RALEIGH — More than a half dozen protesters were arrested after they took their movement to a new location Monday, a foreclosed home in Southeast Raleigh.
Members of Occupy Raleigh, Occupy Greensboro, and local organizations Save Our Homes and MortgageFraud staked out the lawn and peered out the bedroom windows of a home in the 2600 block of Pebble Meadow Lane as police stood by.
They were joined by Nikki Shelton, whose family lost the home to foreclosure in late 2010. The family received a notice in March that any of their belongings left in the house after April 8 would be turned into trash.
Raleigh police monitored the protest Monday morning, as most protesters chatted with each other. In the afternoon, dozens of additional police arrived, along with the Selective Enforcement Team. By day’s end, nine protesters were charged with second-degree trespassing.
Todd Warren, an Occupy organizer from Greensboro, said the group thinks Nikki Shelton is one of more than 10 families in the neighborhood who face illegal foreclosure. The protesters say they’ve uncovered “evidence of robo-signing,” the practice where mortgage servicers sign documents without reading them.
“Housing is a human right,” Warren said. “We’re not going to let people be put out of their homes while banks make record profit.”
Shelton, who was not among those arrested Monday, stood solemnly in the sun outside her former home during the protest.
“This is my civil right to fight to get my home back,” she said. “It’s not us who are the ones doing anything against the law.”
Shelton and her husband paid $157,500 for their home in February 2006, according to Wake County property records. The couple received two loans, one for $125,958 and another for $31,489, from Mortgage Lenders Network USA, a Connecticut-based subprime lender that filed for bankruptcy in February 2007.
Shelton said the family fell behind on a few payments at the end of 2007 when her husband was in a head-on collision that forced him to be out of work for 18 months. She said she tried unsuccessfully to get a loan modification to lessen her payments.
The Sheltons’ house was foreclosed upon and sold at auction for $124,015 on Nov. 22, 2010. The high bidder was U.S. Bank National Association, the trustee in the case. The property’s owner is Wells Fargo, according to property records.
Shelton thinks she was a victim of fraud. She says a “robo-signer” was involved in her loan and that the foreclosure process was accelerated improperly. A Wells Fargo spokesman, Josh Dunn, said the bank can’t comment on the loan because of customer privacy rules.
But he said the bank’s priority is to prevent as many foreclosures as possible by working with borrowers and that Wells Fargo’s delinquency and foreclosure rates are below the industry averages.
Robo-signing is one of several questionable foreclosure practices that have prompted investigations by regulators in recent years. Last year, as part of a settlement, federal regulators ordered some two dozen lenders and subsidiaries, including Bank of America and Wells Fargo, to end such practices.
Before she was evicted, Shelton said her primary job was working as a daycare provider out of her home. When the house was foreclosed upon and the family was evicted in April 2011, she said she was forced to close her business. Shelton and her kids moved in with friends and have tried to find a stable home since, she said.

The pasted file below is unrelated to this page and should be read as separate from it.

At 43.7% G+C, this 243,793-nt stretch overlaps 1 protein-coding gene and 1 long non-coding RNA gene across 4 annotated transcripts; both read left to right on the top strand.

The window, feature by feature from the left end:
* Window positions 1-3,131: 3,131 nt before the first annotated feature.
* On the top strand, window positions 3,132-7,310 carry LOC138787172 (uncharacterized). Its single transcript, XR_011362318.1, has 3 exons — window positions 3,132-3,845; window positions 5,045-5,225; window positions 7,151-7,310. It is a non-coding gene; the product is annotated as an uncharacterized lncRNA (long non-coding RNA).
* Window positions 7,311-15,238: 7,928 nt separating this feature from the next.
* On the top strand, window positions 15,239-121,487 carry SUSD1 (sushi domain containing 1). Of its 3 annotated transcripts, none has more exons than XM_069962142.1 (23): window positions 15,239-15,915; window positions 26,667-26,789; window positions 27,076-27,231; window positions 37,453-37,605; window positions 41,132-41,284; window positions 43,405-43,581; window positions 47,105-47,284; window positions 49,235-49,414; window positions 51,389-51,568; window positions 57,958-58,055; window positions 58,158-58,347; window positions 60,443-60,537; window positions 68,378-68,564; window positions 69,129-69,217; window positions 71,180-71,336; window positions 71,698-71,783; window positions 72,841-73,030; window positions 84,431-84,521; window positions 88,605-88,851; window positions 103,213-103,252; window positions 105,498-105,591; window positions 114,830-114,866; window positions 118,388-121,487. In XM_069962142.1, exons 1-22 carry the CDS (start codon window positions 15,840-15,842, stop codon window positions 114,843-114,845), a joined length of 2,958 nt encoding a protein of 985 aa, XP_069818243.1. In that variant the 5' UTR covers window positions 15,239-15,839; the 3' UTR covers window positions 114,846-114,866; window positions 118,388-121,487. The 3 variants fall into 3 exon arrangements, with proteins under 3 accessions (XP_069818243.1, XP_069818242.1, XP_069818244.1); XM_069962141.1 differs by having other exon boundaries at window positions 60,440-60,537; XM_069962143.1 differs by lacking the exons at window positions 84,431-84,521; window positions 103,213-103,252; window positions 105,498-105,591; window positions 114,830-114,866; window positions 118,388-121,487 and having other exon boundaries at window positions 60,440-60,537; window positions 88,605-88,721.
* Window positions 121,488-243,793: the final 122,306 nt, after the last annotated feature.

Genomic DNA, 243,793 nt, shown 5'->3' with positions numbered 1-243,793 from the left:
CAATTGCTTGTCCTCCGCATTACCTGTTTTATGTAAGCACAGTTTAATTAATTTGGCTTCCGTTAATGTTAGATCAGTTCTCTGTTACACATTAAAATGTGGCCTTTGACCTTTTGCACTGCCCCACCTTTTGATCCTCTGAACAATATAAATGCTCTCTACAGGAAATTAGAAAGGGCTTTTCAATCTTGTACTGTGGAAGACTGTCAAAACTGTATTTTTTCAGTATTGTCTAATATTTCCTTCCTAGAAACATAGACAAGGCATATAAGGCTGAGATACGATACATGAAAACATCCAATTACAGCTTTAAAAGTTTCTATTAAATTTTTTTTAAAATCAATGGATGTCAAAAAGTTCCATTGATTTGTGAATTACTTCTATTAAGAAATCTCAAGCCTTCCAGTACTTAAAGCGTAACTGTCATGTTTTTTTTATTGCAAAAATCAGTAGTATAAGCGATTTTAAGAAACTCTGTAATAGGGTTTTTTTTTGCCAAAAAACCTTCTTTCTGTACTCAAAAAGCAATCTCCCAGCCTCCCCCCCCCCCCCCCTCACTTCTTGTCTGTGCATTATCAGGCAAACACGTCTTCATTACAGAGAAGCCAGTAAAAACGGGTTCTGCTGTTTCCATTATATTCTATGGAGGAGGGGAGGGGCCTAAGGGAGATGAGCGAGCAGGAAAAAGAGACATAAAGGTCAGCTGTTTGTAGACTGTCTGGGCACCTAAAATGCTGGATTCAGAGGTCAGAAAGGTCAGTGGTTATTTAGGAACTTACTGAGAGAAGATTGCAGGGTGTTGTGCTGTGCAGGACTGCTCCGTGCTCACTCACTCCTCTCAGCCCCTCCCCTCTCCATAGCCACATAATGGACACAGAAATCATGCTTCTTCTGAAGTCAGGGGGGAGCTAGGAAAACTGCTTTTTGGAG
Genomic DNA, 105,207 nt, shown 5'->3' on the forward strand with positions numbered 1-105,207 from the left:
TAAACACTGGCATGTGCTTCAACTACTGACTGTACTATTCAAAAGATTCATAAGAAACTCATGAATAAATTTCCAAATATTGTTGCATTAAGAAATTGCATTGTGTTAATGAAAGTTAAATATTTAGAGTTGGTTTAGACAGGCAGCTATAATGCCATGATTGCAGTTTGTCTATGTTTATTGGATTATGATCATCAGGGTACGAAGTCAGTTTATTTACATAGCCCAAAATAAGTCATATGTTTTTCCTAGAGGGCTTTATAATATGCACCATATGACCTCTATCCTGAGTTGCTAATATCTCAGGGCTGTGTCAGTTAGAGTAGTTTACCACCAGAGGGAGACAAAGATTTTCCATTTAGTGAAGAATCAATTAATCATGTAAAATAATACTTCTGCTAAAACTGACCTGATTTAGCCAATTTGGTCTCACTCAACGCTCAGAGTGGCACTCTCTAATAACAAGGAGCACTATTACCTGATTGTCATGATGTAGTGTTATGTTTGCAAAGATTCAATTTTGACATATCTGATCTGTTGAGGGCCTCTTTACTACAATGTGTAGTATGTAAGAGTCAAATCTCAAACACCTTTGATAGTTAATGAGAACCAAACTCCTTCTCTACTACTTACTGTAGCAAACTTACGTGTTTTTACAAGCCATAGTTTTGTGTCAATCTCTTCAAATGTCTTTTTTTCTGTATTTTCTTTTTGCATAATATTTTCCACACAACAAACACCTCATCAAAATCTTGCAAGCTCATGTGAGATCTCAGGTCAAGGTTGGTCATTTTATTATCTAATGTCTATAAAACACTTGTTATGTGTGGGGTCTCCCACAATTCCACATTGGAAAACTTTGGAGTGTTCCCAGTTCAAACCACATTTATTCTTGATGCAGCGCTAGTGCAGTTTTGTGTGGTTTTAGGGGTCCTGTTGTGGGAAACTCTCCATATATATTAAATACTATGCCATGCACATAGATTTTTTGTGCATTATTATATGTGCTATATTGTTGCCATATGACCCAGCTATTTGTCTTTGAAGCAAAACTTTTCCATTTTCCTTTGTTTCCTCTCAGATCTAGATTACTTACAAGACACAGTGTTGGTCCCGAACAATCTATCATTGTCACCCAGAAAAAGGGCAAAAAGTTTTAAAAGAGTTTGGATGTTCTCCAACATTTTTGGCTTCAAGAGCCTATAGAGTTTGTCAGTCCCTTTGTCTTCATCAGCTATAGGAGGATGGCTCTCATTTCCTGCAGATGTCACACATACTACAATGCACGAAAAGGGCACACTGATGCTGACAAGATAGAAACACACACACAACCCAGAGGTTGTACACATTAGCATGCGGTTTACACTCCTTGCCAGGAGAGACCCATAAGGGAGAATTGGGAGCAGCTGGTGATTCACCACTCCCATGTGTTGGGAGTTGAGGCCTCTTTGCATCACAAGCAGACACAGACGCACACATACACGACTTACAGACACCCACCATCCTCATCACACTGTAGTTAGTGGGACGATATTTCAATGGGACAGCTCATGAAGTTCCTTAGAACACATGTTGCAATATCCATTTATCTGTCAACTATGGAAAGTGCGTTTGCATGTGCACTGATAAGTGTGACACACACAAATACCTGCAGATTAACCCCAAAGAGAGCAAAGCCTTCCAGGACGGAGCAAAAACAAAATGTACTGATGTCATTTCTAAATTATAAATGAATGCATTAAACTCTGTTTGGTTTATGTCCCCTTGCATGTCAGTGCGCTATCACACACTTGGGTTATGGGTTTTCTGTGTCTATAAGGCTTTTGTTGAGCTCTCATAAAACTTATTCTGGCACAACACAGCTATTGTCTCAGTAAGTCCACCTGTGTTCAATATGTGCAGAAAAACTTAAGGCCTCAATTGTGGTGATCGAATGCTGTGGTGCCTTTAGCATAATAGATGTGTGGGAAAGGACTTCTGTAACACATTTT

The protest marked a change of venue for the Occupy Raleigh protesters, who have spent months downtown, demonstrating outside the State Capitol and camping on a private lot a few blocks away.
Police arrived on Pebble Meadow Lane at about 9 a.m. after hearing there might be a protest. At 2:15 p.m., after investigators confirmed that the bank owned the property and had not authorized anyone to be there, additional officers arrived, police spokesman Jim Sughrue said.
Police told those outside the house to move to the sidewalk or risk arrest. Five who did not move were charged with second-degree trespassing.
Police then told protesters inside the house that if they went outside they would be charged with trespassing rather than breaking and entering. Two people came out.
Shortly before 7 p.m., two more protesters arrived at the house and failed to observe the “no trespassing” notices posted there, Sughrue said. They, too, were charged with second-degree trespassing.
Those arrested are: Charles Ian Hancock, Maureen Elaine Kessler, Rafael Estrada Maya, Christopher Stella, Elizabeth Zukowski, Rachel Powell, Margaret Schucker, Kurt Zehnder and Ryan Thompson.
Zukowski, 54, a real estate broker, had been involved with other occupy protests and told her son James that the possibility of arrest loomed. On Monday afternoon, he checked his voicemail and found his mother’s plea for help. “I’m in jail,” her message said.
James Zukowski, 34, initially thought it was a joke. Then reality sank in. He withdrew $1,000 and went to the Wake County magistrate’s office, not knowing how to bail someone out of jail.
“I’m picking my mom up from jail,” he said, proudly. “How many people can say that?”
The President of the state branch of the NAACP, Dr. William Barber, said they have received a formal complaint about the eviction. The NAACP will be investigating the complaint and its merits.
Staff writers David Bracken and Anne Blythe contributed to this report.